Random Acts of Twitter Drama

With October right around the corner, I can already feel the cravings for horror movies and pumpkin beer starting to settle in.  To be honest, I’ve struggled with writing anything new just because I’m so caught up trying to figure out what I should watch next.  A couple higher-profile horror films were able to catch my attention recently:  Joe Keery made me laugh and then wince in horror throughout his recent performance in Spree, and Netflix’s 1BR pulled me in quickly with an exciting trailer but the enjoyment fizzled out relatively quickly once I realized that it’s the same kind of story I’ve already seen one too many times.

Random Acts of Violence is another film that drew my attention for many reasons.  First, it’s exciting to see Jay Baruchel (This is the End, She’s Out of My League) finally make the jump into the horror genre.  Considering that people like Jordan Peele and John Krasinski have delivered wildly successful horror flicks over the past couple years, we’re living in what could be a golden age for comedians who dabble in horror and bring fresh perspectives to the genre.  Second, who doesn’t love an over-the-top slasher?  A friend recommended it to me recently, and I watched it without doing any research beforehand.  I think that was pretty fortunate, because my perception would have been heavily skewed if I had done even a little bit of googling.

Earlier this week I started seeing this image circulating around horror Twitter, featuring a quote from Baruchel:

As a fan of horror in general, statements like the one above always tend to bum me out.  There is absolutely truth in the notion that much of modern horror is stagnant and that there have been periods within horror’s history in which cruelty is fetishized.  However, I believe that we are currently living in one of the best periods that horror has ever had.  We are no longer in an age where we can scare the modern viewer with the fear of open water.  We aren’t going to have another massive franchise that is entirely centered around the idea of capturing and torturing the average traveler.  We live in an era in which the general public recognizes that horror is a medium that can speak to social issues and enlighten viewers.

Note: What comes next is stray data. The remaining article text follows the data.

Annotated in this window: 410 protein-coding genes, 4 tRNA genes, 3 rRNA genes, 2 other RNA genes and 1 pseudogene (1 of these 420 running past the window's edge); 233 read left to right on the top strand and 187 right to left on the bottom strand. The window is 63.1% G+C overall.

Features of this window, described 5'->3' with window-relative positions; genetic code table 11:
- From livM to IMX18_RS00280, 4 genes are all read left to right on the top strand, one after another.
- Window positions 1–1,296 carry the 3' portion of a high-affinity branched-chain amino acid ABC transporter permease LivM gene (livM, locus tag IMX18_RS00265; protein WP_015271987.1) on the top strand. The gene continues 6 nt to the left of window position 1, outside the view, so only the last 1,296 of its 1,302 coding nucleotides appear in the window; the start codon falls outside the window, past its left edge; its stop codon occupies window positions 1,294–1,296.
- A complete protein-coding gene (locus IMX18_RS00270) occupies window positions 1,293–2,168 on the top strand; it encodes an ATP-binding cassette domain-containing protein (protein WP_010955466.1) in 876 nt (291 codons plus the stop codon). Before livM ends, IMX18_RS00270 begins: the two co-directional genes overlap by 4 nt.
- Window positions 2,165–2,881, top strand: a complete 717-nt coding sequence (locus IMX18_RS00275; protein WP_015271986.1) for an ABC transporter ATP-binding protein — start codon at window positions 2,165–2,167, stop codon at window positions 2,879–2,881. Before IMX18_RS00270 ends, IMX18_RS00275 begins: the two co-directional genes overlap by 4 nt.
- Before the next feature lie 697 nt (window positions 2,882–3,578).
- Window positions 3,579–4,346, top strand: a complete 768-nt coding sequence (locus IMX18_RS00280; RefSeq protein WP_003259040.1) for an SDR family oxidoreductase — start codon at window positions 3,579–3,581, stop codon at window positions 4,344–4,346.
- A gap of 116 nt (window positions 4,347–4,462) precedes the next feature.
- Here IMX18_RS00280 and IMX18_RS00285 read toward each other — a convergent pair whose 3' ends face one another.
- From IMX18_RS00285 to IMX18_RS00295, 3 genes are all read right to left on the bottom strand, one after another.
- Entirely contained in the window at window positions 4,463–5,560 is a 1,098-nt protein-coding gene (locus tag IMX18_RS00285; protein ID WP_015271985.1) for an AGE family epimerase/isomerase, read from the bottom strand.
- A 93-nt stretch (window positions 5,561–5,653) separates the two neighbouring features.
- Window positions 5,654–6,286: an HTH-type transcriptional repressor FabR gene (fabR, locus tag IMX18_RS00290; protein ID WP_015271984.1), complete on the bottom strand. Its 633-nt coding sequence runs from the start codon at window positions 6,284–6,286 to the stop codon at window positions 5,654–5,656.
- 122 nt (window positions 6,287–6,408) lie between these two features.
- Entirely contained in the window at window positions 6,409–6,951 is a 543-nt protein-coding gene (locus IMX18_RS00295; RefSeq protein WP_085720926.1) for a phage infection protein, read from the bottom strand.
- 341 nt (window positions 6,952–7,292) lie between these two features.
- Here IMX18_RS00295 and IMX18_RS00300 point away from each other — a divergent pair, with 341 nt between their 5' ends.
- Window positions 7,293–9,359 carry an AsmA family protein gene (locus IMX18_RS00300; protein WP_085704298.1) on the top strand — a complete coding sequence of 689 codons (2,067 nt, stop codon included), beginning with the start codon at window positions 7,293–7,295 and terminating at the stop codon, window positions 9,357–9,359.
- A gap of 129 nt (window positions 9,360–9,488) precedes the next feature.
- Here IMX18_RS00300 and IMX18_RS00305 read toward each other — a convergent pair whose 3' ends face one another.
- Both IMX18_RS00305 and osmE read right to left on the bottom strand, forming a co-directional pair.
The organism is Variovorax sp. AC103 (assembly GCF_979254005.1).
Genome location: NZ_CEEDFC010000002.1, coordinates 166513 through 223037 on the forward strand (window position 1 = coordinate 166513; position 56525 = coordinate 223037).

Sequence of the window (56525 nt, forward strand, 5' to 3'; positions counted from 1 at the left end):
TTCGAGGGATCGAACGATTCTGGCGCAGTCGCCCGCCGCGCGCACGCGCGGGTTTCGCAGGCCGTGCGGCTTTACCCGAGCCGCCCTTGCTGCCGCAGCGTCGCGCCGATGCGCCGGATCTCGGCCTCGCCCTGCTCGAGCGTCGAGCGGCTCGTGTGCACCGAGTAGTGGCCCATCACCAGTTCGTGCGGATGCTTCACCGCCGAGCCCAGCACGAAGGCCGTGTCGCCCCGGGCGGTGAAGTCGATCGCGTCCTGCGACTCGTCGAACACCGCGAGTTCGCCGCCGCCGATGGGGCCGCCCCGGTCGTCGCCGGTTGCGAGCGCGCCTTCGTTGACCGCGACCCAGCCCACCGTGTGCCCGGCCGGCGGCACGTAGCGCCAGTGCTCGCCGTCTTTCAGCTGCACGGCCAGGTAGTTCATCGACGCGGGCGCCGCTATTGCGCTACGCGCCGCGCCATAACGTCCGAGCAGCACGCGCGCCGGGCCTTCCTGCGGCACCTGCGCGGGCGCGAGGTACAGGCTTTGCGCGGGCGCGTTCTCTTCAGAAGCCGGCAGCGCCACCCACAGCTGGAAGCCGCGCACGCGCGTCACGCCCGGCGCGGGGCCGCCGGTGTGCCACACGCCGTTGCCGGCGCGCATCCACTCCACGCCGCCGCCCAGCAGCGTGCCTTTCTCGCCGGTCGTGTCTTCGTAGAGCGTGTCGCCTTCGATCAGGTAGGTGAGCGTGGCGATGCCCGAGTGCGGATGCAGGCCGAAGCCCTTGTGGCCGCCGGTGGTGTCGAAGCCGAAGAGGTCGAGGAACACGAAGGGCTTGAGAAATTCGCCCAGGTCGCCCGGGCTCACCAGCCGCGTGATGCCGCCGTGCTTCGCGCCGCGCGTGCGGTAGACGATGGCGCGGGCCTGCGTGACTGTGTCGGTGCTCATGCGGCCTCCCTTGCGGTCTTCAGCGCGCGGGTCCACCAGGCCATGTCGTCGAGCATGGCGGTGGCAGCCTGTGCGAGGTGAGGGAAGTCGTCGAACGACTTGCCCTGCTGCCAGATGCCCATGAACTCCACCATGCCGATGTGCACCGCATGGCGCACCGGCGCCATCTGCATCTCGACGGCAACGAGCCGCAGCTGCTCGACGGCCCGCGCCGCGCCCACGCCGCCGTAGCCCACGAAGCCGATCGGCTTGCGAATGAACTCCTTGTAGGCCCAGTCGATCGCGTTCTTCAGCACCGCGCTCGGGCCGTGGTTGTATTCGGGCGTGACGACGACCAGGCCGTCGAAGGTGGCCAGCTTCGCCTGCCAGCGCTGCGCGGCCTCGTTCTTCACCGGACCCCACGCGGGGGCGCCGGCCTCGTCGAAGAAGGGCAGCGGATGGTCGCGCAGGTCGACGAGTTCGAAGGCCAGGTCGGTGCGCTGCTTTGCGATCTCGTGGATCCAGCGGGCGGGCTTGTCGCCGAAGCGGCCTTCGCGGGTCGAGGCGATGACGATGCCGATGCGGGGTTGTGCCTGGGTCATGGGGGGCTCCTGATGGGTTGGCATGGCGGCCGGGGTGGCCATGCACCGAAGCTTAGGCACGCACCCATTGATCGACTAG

Clearly, Jordan Peele has led the charge in bringing social issues like racial prejudice and inequality to the center of cinema discourse.  His first two directorial efforts, 2017’s Get Out and 2019’s Us, will be remembered as two films that were able to provide brilliant social commentary without coming off as ham-fisted as, say, the Purge franchiseI am really hoping to see the Peele-produced Candyman remake pick up the torch and keep this trend moving forward when it premieres in October.

Needless to say, I was disappointed in Baruchel’s generalizing statement, but I was even more disappointed because I genuinely enjoyed the film.  Random Acts of Violence was a breath of fresh air in regards to the slasher genre.  The characters are all three-dimensional, the killer has a genuine motive, and the pleasing visuals are indicative of the film’s smooth execution.

There are few things in the world that I enjoy more than going out of my way to make myself angry.  That’s why I still have a Facebook and that is why I spent time digging through Twitter replies to get some type of closure with this movie.  It didn’t take me long to find that Jay Baruchel himself took to the platform to make sure that his horror debut wasn’t getting disregarded because of his statement.

I’m sure that there are thousands of things that Jay would rather be doing at 7:54 in the morning than defending a film that it took him years to make.  I can also completely understand why he might speak differently to a room of potential investors than to a room of horror fanatics.  

After enjoying the movie, becoming disappointed by the director’s statement, and then feeling some empathy towards Baruchel (who I truly believe is a fan of the genre), I felt compelled to type this article up quickly.  Random Acts of Violence is not the next Friday the 13th, but it is an enjoyable film that deserves to see the light of day.  I would hate to see Jay Baruchel get pushed out of a genre that he clearly loves just because of a throwaway quote that is being presented out of context.  Should he made those generalized remarks about the horror genre in the first place?  No.  If I were in the exact same position, trying to sell one of my passion projects, would I say the same thing?  Almost definitely.

Don’t let the drama keep you from seeing Random Acts of Violence, which is streaming now on Shudder!

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